Prosecco Rosé Is Officially Coming to the U.S.
Three leading Prosecco brands have unveiled their packaging.
Here's something to celebrate: After months of anticipation, Prosecco Rosé will officially launch in the United States later this month. While sparkling rosé wine has been on the market for many years, the official rules from the designation of origin (DOC) for Prosecco did not permit pink versions of Italy's signature sparkling beverage. Three winemakers—Mionetto, La Marca, and Gancia—are toasting the launch of their own Prosecco Rosé D.O.C. in the United States for the first time ever.
Prosecco Rosé was formally permitted in May of 2020, when the Italian National Wine Committee approved changes to the Prosecco D.O.C. regulations that allowed production of the wine. For a wine to qualify as Prosecco Rosé, it must include at least 85 percent Glera grapes and the rest Pinot Noir. Unlike regular Prosecco, which traditionally ages for 30 days, Prosecco Rosé must age for a minimum of 60 days.
So, what can you expect from a bottle of Prosecco Rosé? Picture everything you love about the two beverages individually in one sparkling glass. "Mionetto Prosecco Rosé DOC has all the hallmarks of a Mionetto Prosecco—it's fresh, fruity, and above all, impeccably balanced," Alessio del Savio, winemaker of Mionetto, said in a statement. A blend of 90 percent Glera and 10 percent Pinot Nero are used to make their wine. "The final wine is redolent of red berries, grapefruit, and honey. It's incredibly easy to delight in, and we can't wait to share it with the world."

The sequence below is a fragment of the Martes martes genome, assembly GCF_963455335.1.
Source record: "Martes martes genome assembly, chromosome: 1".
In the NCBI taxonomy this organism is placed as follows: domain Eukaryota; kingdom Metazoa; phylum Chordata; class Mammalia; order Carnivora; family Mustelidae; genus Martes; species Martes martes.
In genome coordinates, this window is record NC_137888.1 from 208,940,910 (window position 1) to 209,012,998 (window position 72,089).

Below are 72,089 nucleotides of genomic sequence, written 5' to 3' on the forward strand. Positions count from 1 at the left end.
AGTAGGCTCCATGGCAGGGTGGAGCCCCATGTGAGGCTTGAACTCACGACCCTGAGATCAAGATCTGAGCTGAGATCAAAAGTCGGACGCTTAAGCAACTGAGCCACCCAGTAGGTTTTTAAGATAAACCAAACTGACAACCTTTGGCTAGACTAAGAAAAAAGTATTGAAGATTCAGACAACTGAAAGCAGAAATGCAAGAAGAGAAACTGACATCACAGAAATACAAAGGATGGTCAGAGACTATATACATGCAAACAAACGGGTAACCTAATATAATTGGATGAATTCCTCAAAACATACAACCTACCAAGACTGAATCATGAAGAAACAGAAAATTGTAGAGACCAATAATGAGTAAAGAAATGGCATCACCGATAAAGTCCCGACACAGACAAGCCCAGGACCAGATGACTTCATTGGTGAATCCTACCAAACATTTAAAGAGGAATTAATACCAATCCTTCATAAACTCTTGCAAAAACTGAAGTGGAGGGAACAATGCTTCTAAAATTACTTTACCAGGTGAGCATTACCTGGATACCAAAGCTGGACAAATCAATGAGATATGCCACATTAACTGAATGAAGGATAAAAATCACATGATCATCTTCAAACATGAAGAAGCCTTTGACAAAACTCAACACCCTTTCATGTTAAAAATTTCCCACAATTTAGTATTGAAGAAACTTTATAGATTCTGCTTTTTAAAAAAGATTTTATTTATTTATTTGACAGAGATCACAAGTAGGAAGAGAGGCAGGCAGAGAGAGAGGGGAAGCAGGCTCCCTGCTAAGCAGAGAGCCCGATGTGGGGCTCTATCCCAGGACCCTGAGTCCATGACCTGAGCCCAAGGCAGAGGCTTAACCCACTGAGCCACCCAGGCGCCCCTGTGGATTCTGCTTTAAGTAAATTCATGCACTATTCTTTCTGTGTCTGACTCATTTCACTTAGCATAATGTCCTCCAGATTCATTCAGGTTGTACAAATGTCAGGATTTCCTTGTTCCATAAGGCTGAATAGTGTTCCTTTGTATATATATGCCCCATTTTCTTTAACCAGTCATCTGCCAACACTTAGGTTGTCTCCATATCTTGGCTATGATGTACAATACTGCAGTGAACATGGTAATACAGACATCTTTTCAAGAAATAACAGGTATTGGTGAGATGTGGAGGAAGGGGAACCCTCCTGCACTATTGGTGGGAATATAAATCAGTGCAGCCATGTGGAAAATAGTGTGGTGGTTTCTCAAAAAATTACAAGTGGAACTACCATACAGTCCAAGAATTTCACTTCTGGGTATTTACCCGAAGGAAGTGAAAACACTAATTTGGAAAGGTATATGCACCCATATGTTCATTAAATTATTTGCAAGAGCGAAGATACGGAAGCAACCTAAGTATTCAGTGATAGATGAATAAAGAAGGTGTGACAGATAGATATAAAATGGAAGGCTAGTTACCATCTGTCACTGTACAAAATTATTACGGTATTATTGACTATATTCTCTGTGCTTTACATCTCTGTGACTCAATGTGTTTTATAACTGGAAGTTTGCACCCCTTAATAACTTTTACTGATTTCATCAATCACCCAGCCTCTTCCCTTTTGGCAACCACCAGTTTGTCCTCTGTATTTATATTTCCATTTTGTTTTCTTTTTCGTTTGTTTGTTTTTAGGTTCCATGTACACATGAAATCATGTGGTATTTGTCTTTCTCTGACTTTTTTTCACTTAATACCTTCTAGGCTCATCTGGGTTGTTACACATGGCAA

It's safe to say that consumers love to drink pink. In the last several years, sales of rosé wine have soared, particularly in the summer months; in 2020, rosé sales grew by 20 percent. Adding a new bubbly beverage to the shelves of wine and liquor stores is sure to excite. Consumers who love La Marca Prosecco will appreciate the brand's Prosecco Rosé, which balances the crisp floral flavor of traditional Prosecco with the fresh notes of strawberry and peach found in a bottle of Pinot Noir. The 2019 La Marca Prosecco Rosé is created from a blend of 89 percent Glera—the traditional grape used for Prosecco—and 11 percent Pinot Noir.
Gancia, the winery that introduced sparkling wine to Italy, will also be releasing their own Prosecco Rosé D.O.C. "Given the strong growth in both Italian sparkling wine and Rosé wine, we expect to see great interest as Prosecco Rosé wines start to appear on shelves and tables across the country," said Scott Oliver, CEO of Roust Americas, a subsidiary of Roust Group, which owns Gancia.
Although Prosecco Rosé is said to be released this month, consumers can more likely expect to find them on shelves in January 2021.